As an undergrad focused on my English degree, before I took up my second major in cultural anthropology, two figures stand out to me and will until the day I die.
One was Matt Potolsky, who I understand is still at Utah. He wouldn’t recognize either myself or my name today; I was one of the countless horde of mid-degree students that have no doubt shuffled through his curricular classes, if he still teaches such classes (and I hope he does). I doubt he’d recognize himself or his scholarship in what I’m about to say, but in his classes I came to understand, finally, the relationship between art and history, between ethics and creativity—a relationship that other courses in literature and art, as well as courses in philosophy—had failed to illuminate for me.
Under his instruction, sitting in the back of his classrooms largely unobserved and unremarkable, I finally came to see the arts as one of the many methods by which humans have collectively sought to address the great questions in human existence in the interest of sacralizing, making meaningful, and attempting to construct and pursue a productive hope about, life and its inevitable suffering. This was surely not his fundamental aim in the courses that I took from him, given the topics at hand, but it was the result of his approach and sensitivity to the material, and to the ways in which he illuminated their address of common and ageless threads in human inquiry and experience.
The other figure I won’t mention because I’m about to be unkind. In fact, the one and only unabashedly critical letter I’ve ever written to a faculty member was written in her course. It was meant to be a survey of great contemporary works of fiction, but it was in fact a survey of works that bore on a particular, and very small, politics. The work that I remember best was what I’ll call a work of second-wave-feminist science fiction. Amusing enough in its own right, thought not quite rising to the level of a page-turner—but largely ethically facile and opaque, yet seen to be worth day after day of in-class debate, in which the battle lines were largely (and under her guidance) constructed as “this is not great literature and tells me little” vs. “your belief in great literature as such betrays your latent sexism and patriarchal idealism.”
In my letter, I told her in so many words that while the debates had been intense, they seemed to be in some sense debates about a point that the very existence of the course seemed to concede: whether there ought to be a canon at all. Even the debate on sexism and patriarchy didn’t tackle the issue head-on, but instead allowed it to be hazily mediated through what I felt was a bludgeon-like novel, lacking in greater vision, that itself seemed to prefer to dance around the issue. In-class positions generally lacked social or historical context—a mode of discourse of which she approved, as (once again) the very notion of social and historical contexts was patriarchal on its face, and so on.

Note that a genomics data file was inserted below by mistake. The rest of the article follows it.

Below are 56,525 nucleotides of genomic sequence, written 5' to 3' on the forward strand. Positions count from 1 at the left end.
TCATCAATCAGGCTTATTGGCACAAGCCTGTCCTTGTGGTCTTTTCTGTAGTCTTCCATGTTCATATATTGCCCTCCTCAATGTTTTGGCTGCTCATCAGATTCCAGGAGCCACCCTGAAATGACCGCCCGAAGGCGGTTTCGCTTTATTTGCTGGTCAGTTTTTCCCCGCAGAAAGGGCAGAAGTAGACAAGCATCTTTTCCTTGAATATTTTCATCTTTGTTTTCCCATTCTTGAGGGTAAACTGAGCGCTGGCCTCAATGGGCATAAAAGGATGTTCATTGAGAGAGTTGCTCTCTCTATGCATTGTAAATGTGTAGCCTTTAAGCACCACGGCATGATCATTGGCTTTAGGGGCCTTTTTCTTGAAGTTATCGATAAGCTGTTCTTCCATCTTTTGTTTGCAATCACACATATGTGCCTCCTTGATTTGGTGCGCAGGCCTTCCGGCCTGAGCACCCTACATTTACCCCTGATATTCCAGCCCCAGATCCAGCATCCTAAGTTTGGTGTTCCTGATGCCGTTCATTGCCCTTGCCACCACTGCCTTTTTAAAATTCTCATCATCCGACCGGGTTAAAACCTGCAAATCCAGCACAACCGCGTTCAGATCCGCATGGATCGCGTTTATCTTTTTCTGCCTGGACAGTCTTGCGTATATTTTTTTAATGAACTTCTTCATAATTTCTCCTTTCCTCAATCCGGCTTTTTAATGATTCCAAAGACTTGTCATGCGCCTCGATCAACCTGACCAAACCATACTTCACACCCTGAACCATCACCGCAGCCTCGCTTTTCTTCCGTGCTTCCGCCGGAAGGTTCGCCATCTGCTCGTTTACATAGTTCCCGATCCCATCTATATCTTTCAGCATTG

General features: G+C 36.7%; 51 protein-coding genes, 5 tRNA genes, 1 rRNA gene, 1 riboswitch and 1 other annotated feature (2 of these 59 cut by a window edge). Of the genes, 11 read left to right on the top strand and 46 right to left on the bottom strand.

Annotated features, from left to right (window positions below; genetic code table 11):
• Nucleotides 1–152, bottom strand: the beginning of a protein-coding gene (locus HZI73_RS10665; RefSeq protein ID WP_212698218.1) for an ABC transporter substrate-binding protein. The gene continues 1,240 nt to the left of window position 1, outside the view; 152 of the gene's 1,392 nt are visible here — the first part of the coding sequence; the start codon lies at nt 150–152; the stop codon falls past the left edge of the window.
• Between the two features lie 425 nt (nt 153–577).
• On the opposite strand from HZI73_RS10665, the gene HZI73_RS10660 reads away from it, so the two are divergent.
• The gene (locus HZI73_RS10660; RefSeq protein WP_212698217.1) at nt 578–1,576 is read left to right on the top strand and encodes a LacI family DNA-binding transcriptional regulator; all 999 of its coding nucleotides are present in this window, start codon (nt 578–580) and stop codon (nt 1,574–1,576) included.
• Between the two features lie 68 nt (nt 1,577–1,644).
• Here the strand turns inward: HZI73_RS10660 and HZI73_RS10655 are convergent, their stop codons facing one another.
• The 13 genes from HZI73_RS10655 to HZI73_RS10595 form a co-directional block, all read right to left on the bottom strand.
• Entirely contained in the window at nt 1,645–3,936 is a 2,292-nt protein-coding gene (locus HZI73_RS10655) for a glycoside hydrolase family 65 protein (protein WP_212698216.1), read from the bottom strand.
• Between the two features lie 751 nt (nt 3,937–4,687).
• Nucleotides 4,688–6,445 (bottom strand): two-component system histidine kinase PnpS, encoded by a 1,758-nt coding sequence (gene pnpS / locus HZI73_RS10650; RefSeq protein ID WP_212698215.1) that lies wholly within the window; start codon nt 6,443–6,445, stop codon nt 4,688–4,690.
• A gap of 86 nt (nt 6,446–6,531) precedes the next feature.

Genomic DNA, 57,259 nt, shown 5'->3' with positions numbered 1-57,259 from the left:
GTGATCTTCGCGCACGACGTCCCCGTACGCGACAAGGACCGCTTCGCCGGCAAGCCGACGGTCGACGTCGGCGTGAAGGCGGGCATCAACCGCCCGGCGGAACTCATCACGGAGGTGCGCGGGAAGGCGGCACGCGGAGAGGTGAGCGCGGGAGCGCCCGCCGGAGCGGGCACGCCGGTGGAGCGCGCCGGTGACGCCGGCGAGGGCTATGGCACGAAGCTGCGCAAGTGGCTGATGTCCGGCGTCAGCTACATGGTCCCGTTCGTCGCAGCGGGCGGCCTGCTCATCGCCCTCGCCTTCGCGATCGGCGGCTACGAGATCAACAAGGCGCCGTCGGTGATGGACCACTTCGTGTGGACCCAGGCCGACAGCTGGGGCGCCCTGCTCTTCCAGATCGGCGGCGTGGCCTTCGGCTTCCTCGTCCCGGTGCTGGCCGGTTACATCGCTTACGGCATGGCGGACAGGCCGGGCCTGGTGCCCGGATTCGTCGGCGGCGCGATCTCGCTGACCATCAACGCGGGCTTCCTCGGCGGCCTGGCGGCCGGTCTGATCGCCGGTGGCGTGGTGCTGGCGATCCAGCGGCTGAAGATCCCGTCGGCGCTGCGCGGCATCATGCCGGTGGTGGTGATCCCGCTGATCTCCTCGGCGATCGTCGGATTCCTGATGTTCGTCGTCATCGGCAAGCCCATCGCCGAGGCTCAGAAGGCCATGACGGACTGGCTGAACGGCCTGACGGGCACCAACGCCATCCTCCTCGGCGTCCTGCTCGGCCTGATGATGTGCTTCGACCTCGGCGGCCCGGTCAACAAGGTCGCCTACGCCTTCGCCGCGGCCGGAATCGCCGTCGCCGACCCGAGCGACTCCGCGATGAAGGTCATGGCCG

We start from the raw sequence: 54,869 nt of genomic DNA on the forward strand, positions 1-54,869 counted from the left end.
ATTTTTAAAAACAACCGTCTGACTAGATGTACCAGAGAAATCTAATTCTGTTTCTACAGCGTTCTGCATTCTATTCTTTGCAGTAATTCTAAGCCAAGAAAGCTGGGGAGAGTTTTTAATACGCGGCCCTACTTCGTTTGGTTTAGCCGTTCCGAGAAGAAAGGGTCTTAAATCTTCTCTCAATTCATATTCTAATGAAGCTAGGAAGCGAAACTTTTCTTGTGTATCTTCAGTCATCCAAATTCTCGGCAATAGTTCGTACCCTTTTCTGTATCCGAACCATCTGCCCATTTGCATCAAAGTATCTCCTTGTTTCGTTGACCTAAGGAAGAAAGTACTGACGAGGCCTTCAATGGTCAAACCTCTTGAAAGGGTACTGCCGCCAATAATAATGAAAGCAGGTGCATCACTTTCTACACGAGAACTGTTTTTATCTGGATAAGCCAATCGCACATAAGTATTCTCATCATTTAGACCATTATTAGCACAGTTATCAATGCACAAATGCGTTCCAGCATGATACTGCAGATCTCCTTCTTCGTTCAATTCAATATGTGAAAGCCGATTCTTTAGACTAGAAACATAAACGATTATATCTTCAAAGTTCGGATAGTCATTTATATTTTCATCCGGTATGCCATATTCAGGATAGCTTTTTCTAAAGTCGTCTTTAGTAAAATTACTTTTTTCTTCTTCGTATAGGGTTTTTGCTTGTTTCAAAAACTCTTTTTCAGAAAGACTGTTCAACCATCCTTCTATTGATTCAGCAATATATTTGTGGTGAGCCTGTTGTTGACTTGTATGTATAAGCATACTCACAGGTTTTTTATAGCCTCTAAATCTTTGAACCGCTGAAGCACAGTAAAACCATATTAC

Both of these figures and their courses stand out to me so clearly because of the contrast between the two. Potolsky’s courses left me with a new appreciation for the human experience in all its complexity, and the unending desire, seen throughout history, to understand and grapple with it in any number of ways. Even if the task itself is Sisyphean, I found myself believing that the effort itself was tremendously important for the well-lived life.
The other’s courses I now realize were largely nihilistic—their fundamental argument was that none of it matters—indeed, that nothing matters, and that nothing must be allowed to matter, and to suggest otherwise is ideological indoctrination in the service of oppression—because making things matter is precisely how tyrants of all stripes come to rule. Thus we read nothing works and had nothing discussions about them in a grand performance of nothingness that displayed our imperviousness to being the subjects of rule of any kind, interior or exterior. When nothing at all matters to anyone, the course ultimately seemed to argue, no one can compel anyone to do anything, and pure freedom (though to what end was never really discussed) is the inevitable result.
I write this entry after these two have come to mind in juxtaposition again and again over the course of the two decades since I finished my time as an undergraduate at the University of Utah. The memory now takes on a new urgency for me, given the state of my life and the age that I now am. Which view of the world do I prefer to adopt as a guide to the second half of my life?
Potolsky’s implicit view and method, surely.